Another key moment that we felt emotionally for me came during the sequencing sessions. You can talk, read, watch and participate in discussions about how to lead a group of people through some common set of poses, but it’s a totally different thing to actually do it. We were asked to instruct for a couple ten minute blocks of time and it’s truly humbling. Stage fright strikes hard. No matter how many times you go over a routine in your head, when stage fright hits, you’re a deer in the headlights.
Reflecting back, this technique for introducing students to the act of instructing is very well founded. The point is clear as glass – we can either talk about what teaching’s like and all the things you have to do to make it happen or you can simply do it. If you think of the definition of yoga as a practice, putting it to work as the instruction tool is a very good technique.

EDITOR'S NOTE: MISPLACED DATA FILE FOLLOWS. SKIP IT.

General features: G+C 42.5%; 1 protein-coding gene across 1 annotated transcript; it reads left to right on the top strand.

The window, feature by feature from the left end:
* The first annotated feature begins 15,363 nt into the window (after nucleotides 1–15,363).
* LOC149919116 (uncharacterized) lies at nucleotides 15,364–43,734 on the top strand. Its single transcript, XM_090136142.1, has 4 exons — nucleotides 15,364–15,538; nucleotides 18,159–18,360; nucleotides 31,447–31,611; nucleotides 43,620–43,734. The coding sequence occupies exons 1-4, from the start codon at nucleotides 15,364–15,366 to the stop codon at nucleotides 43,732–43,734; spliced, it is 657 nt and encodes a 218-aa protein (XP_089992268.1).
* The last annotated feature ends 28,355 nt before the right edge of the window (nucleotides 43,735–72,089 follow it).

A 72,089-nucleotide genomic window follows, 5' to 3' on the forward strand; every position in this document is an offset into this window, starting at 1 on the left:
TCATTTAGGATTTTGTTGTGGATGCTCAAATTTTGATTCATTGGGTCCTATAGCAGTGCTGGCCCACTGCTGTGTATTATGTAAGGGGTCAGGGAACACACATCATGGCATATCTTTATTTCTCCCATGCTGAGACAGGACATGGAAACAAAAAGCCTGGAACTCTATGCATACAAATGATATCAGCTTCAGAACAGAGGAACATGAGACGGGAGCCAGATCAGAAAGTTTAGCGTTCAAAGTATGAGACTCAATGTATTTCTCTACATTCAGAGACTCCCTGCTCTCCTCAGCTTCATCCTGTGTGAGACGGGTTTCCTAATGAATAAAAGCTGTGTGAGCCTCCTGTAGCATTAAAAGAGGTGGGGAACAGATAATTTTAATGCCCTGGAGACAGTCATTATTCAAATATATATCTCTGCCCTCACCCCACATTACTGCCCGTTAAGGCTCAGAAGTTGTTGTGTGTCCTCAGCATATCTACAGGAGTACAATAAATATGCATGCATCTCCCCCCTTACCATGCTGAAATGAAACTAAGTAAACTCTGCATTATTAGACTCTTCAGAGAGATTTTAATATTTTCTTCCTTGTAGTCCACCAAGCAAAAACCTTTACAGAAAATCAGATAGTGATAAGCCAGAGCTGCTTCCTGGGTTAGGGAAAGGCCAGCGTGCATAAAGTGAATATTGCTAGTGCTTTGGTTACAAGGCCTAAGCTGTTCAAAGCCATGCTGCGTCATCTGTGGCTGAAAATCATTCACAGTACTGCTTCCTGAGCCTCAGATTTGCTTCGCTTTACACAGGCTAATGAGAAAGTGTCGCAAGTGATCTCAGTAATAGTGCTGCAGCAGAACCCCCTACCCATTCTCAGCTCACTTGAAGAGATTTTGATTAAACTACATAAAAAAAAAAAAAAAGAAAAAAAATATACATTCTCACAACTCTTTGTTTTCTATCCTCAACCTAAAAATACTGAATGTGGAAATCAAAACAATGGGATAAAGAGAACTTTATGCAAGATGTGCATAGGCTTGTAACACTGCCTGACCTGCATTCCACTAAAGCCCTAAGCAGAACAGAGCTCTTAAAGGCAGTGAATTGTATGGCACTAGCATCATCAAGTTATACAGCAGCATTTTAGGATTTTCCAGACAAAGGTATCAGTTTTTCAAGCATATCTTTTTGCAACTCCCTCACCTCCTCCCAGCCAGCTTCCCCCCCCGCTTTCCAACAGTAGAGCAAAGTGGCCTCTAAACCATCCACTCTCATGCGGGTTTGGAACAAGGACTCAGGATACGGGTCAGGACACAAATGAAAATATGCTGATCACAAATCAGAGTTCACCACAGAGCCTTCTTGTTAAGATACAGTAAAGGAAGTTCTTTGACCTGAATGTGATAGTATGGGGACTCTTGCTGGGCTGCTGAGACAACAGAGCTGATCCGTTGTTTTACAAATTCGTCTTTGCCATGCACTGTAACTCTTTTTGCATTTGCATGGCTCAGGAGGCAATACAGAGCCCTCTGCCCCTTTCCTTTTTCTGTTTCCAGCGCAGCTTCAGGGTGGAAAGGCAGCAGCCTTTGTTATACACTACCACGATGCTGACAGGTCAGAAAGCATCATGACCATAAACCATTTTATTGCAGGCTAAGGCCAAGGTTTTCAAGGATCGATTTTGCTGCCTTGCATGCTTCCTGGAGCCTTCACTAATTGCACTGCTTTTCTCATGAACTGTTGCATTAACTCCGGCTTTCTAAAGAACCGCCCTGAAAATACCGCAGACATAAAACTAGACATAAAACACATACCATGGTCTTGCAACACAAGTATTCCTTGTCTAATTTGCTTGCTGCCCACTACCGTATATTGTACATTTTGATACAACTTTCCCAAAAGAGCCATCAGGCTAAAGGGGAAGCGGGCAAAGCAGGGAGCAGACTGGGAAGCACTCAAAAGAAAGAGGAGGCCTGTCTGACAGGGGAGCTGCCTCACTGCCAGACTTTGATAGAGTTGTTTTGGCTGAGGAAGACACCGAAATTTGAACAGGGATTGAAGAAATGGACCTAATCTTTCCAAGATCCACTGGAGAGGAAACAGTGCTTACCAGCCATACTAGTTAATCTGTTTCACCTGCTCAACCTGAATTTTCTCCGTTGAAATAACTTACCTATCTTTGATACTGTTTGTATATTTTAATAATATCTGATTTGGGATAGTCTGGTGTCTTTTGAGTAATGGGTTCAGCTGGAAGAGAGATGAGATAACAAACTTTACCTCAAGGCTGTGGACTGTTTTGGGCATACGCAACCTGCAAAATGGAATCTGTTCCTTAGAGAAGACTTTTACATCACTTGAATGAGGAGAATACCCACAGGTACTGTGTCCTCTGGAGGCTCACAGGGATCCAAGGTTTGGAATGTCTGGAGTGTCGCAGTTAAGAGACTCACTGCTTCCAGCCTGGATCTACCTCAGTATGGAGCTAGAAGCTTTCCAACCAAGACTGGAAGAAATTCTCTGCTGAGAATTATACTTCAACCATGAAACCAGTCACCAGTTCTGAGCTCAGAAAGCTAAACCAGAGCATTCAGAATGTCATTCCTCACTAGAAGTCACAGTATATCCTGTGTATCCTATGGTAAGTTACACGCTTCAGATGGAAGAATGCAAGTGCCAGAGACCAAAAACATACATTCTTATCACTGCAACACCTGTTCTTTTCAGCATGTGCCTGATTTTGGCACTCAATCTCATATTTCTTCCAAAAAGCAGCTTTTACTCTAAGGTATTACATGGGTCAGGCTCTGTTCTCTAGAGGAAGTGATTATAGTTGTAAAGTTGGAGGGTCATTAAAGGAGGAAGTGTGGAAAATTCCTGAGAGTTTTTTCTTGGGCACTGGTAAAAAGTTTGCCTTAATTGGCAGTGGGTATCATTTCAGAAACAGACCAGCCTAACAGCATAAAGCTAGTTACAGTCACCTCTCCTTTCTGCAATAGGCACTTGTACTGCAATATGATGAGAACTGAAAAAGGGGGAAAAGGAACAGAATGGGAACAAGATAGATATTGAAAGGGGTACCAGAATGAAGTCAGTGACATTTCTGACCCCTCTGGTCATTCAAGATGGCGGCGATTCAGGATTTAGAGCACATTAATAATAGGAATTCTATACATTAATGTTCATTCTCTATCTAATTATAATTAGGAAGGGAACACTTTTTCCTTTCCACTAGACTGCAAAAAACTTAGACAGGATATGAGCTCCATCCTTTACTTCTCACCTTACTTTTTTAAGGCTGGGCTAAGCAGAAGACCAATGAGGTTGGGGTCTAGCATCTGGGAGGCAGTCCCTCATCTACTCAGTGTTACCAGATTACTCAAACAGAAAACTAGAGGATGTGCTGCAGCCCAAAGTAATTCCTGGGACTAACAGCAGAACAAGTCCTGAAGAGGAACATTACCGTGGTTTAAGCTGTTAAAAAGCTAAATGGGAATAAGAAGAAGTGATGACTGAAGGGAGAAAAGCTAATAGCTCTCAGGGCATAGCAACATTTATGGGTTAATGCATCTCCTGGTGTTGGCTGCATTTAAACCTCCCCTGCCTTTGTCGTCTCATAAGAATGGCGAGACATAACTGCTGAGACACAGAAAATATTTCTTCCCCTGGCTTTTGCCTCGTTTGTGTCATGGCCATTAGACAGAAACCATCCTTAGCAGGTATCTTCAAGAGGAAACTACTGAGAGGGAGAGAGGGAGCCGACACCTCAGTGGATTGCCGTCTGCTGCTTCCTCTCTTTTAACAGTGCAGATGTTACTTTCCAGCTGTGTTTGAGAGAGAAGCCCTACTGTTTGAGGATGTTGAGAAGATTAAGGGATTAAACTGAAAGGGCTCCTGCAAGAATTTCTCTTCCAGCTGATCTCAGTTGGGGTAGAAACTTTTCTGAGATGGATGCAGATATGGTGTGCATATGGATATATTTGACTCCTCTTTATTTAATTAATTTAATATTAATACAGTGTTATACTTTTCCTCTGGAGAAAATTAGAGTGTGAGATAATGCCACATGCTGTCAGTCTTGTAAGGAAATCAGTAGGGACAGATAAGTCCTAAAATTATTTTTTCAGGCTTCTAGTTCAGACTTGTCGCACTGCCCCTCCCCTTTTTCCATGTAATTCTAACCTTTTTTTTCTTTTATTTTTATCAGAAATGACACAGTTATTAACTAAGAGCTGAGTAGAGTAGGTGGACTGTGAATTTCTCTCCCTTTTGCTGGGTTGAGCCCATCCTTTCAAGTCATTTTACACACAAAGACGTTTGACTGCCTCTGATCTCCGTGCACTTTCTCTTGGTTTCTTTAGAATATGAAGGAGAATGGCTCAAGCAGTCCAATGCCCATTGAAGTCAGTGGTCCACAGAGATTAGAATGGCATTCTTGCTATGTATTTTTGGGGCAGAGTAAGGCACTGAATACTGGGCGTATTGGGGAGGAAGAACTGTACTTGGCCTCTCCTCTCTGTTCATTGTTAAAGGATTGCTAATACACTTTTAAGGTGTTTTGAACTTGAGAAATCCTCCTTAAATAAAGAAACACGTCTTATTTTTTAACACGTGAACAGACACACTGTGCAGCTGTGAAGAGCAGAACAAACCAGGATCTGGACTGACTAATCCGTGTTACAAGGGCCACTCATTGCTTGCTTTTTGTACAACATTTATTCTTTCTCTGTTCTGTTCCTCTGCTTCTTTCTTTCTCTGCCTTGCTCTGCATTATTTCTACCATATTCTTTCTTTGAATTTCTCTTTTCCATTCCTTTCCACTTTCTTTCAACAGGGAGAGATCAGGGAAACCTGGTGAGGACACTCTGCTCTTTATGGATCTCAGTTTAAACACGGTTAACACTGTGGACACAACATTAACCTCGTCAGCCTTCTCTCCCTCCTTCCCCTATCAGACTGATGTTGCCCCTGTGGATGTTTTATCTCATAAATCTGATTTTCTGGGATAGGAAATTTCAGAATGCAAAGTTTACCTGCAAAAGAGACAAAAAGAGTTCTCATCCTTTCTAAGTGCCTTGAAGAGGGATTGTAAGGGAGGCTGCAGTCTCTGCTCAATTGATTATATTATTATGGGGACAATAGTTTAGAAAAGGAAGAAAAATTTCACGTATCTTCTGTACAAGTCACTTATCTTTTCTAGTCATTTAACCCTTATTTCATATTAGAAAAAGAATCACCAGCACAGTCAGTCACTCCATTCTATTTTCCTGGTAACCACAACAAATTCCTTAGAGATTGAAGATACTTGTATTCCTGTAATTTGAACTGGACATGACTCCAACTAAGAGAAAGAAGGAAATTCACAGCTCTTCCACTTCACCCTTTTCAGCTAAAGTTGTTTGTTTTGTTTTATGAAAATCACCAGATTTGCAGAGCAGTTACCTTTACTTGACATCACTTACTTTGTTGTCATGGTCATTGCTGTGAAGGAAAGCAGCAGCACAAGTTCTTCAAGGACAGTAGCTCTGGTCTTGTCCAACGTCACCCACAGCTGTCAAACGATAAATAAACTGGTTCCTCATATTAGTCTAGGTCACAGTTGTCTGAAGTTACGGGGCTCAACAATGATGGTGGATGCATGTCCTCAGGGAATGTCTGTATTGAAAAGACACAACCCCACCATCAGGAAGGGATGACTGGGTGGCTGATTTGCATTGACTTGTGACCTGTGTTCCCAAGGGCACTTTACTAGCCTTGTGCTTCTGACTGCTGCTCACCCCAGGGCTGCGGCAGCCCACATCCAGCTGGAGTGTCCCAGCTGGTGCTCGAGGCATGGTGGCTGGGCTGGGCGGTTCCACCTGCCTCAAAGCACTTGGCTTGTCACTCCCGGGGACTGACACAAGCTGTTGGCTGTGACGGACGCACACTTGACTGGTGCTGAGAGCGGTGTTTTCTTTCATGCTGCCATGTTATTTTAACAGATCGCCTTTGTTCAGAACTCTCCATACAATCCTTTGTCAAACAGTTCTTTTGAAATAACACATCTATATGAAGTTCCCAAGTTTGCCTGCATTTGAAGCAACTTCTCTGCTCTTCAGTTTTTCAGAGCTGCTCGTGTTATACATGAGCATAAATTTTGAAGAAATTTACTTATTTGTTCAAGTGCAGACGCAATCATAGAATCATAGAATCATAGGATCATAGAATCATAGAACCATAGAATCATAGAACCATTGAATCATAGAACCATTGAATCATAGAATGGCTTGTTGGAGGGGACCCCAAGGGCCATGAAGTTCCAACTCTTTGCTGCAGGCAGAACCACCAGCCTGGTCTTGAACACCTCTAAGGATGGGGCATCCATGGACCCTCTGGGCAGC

Now, how did it make me feel? Well, I was humbled by the experience. It’s like giving the arm-chair quarterback who knows every play, statistic and winning combination the ball and placing them in the game to have them prove their worth. Well, there’s a big difference between saying your something and actually being it!
That few minutes gave me a new respect for all the yoga teachers that consciously leave the ego out of their instruction and simply practice. It’s not about how you can intellectualize it, but rather that you actually do it.